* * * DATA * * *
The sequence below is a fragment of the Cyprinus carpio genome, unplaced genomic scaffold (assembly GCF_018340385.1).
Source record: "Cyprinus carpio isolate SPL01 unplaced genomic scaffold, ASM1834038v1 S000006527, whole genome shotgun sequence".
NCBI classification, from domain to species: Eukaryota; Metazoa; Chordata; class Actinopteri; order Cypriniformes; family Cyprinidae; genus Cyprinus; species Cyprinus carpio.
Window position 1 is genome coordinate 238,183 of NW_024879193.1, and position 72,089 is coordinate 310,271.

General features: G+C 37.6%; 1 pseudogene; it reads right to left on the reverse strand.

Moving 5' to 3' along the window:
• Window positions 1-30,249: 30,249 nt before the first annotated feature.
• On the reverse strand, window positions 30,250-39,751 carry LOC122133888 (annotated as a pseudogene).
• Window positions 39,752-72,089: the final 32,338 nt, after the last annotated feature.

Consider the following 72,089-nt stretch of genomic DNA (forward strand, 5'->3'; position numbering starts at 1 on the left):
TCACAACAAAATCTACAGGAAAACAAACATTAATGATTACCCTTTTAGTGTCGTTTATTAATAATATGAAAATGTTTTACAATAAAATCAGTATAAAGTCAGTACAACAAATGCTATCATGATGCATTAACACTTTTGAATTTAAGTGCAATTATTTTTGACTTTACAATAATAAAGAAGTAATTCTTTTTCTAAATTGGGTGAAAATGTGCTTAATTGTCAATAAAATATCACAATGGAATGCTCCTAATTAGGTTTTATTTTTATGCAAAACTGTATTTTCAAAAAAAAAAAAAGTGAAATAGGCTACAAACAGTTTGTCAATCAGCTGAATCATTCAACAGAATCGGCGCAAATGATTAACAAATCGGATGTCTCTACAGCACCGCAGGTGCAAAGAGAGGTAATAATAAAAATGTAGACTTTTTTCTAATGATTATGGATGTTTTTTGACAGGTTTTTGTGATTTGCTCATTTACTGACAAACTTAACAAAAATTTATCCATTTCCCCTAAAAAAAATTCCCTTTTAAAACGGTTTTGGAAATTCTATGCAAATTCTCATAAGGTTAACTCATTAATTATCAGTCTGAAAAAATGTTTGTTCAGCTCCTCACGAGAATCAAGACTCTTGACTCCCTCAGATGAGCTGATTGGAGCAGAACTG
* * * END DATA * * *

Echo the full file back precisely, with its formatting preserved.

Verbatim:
The sequence below is a fragment of the Cyprinus carpio genome, unplaced genomic scaffold (assembly GCF_018340385.1).
Source record: "Cyprinus carpio isolate SPL01 unplaced genomic scaffold, ASM1834038v1 S000006527, whole genome shotgun sequence".
NCBI classification, from domain to species: Eukaryota; Metazoa; Chordata; class Actinopteri; order Cypriniformes; family Cyprinidae; genus Cyprinus; species Cyprinus carpio.
Window position 1 is genome coordinate 238,183 of NW_024879193.1, and position 72,089 is coordinate 310,271.

General features: G+C 37.6%; 1 pseudogene; it reads right to left on the reverse strand.

Moving 5' to 3' along the window:
• Window positions 1-30,249: 30,249 nt before the first annotated feature.
• On the reverse strand, window positions 30,250-39,751 carry LOC122133888 (annotated as a pseudogene).
• Window positions 39,752-72,089: the final 32,338 nt, after the last annotated feature.

Consider the following 72,089-nt stretch of genomic DNA (forward strand, 5'->3'; position numbering starts at 1 on the left):
TCACAACAAAATCTACAGGAAAACAAACATTAATGATTACCCTTTTAGTGTCGTTTATTAATAATATGAAAATGTTTTACAATAAAATCAGTATAAAGTCAGTACAACAAATGCTATCATGATGCATTAACACTTTTGAATTTAAGTGCAATTATTTTTGACTTTACAATAATAAAGAAGTAATTCTTTTTCTAAATTGGGTGAAAATGTGCTTAATTGTCAATAAAATATCACAATGGAATGCTCCTAATTAGGTTTTATTTTTATGCAAAACTGTATTTTCAAAAAAAAAAAAAGTGAAATAGGCTACAAACAGTTTGTCAATCAGCTGAATCATTCAACAGAATCGGCGCAAATGATTAACAAATCGGATGTCTCTACAGCACCGCAGGTGCAAAGAGAGGTAATAATAAAAATGTAGACTTTTTTCTAATGATTATGGATGTTTTTTGACAGGTTTTTGTGATTTGCTCATTTACTGACAAACTTAACAAAAATTTATCCATTTCCCCTAAAAAAAATTCCCTTTTAAAACGGTTTTGGAAATTCTATGCAAATTCTCATAAGGTTAACTCATTAATTATCAGTCTGAAAAAATGTTTGTTCAGCTCCTCACGAGAATCAAGACTCTTGACTCCCTCAGATGAGCTGATTGGAGCAGAACTG